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Saturday, January 26, 2013

Submission and Stiff Necks

"The Christian life is very simple...it's just submission."

Simple, yes.
Easy?  Absolutely not.

But God is so merciful!

The other day I was reading in Psalm 106.  This section of Psalms praises God for the historical covenant keeping acts to Israel.  For example, the Exodus and the ousting of the Canaanites to make way for the Hebrews to live in the Promised Land are recorded in poetic summary.  I love how the Psalmist does this.  He tells the story and adds commentary to help the reader see what was going on below the surface.
One passage in particular struck me as a stunning example of the mercy of God.
Begin with the picture of the Israelites standing on the shore of the Red Sea watching the waters cover the Egyptians.  Think of all the people have gone through.  Centuries of oppression and slavery and crying out to God culminate at last with the coming of Moses and the awesome works of God.  Now, they see God's ultimate victory, exactly what they prayed for came to pass before their very eyes.  The army of Pharaoh is deluged at the bottom of the sea.
vs11-12: "The waters covered their enemies; There was not one of them left.  Then they believed His words; They sang His praise."  
And rightly so!  They sang His praise because they had reason to!  He had proven Himself to be the only God!  The God of gods more powerful than the false idols of the Egyptians.  Did they believe Him for long?  Did they sing His praises until they danced across the Jordan into the Promised Land?
Verses 13-15 reveal their incredible capacity for faithlessness and God's incredible mercy when the freedom high wore off.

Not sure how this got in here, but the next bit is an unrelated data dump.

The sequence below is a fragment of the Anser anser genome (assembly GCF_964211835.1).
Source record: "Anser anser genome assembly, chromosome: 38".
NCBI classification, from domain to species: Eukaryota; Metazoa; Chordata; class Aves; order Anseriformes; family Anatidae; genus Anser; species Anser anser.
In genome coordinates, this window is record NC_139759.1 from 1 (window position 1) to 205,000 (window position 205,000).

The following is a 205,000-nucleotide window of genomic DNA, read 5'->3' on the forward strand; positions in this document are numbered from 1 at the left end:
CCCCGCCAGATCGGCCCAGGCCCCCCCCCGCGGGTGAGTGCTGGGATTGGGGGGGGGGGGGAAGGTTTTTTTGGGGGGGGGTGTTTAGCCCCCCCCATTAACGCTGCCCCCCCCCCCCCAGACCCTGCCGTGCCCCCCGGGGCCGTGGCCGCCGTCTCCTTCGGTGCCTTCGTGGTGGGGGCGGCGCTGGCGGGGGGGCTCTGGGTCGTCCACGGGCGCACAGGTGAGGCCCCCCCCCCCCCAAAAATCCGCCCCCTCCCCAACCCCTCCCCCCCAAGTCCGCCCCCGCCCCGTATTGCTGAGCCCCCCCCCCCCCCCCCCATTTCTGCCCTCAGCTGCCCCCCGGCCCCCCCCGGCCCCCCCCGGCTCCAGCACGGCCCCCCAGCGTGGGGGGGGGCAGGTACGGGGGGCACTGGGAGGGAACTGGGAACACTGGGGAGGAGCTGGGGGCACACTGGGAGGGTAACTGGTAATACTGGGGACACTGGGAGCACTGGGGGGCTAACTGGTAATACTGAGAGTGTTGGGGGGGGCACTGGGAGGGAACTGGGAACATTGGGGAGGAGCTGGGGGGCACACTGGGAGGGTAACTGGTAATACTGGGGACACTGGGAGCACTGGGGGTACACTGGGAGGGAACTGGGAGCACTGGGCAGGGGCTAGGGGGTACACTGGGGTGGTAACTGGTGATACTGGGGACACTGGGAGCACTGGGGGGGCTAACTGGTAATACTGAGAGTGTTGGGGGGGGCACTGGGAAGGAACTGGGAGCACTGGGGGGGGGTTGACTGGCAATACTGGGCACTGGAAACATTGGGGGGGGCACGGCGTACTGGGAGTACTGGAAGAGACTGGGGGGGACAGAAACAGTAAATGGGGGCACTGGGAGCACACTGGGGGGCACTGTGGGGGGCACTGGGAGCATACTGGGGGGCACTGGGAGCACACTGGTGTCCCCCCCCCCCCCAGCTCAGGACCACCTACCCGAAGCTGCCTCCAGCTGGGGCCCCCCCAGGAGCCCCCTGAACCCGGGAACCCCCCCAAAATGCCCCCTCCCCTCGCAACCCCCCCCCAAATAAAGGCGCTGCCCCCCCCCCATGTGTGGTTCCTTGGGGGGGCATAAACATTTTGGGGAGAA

"They soon forgot His works; They did not wait for His counsel, But lusted exceedingly in the wilderness, And tested god in the desert.  And He gave them their request, But sent leanness into their soul."  \

What a merciful God!  He is not the cosmic Santa Clause.  When He gave them what they asked for, He took away what they truly wanted.  That act of protection, "sending leanness into their soul," leads them back to God.  "Israel, you can't find what you're looking for anywhere else.  What your looking for can only be found in your God.  But you have to 'wait for His counsel'." It is mercy that He gives and mercy that He takes away.  Mercy that He allowed them to have what they thought they wanted so that they would eventually come to know what they truly needed.  

The rest of the Psalm details their rebellion against Moses, the creation of the golden calf, the complaints against God, the numerous idol worshiping scenarios that occurred in the wilderness, their disbelief at the springs of water, their disobedience in battle... And how does the Psalm end?  How does God deal with this unsubmissive people who do nothing but turn away from His goodness?
"Nevertheless He regarded their affliction."  The pain that they had brought upon themselves, God saw it and had mercy on them because of it.  "When He heard their cry; And for their sake He remembered His covenant, and relented according to the multitude of His mercies.  He also made them to be pitied by all those who carried them away captive."

He is the God who keeps His covenant.  No matter what.  Paul says in Romans 5, "Where sin abounded, grace abounded much more..."  As Israel was, so am I.  Sin abounds in my heart, and as a believer this fact discourages me constantly.  Until I remember His mercy.  He is the God who "forgives all your iniquity." (ps103).

Lord, teach me to submit to this catastrophic grace.  



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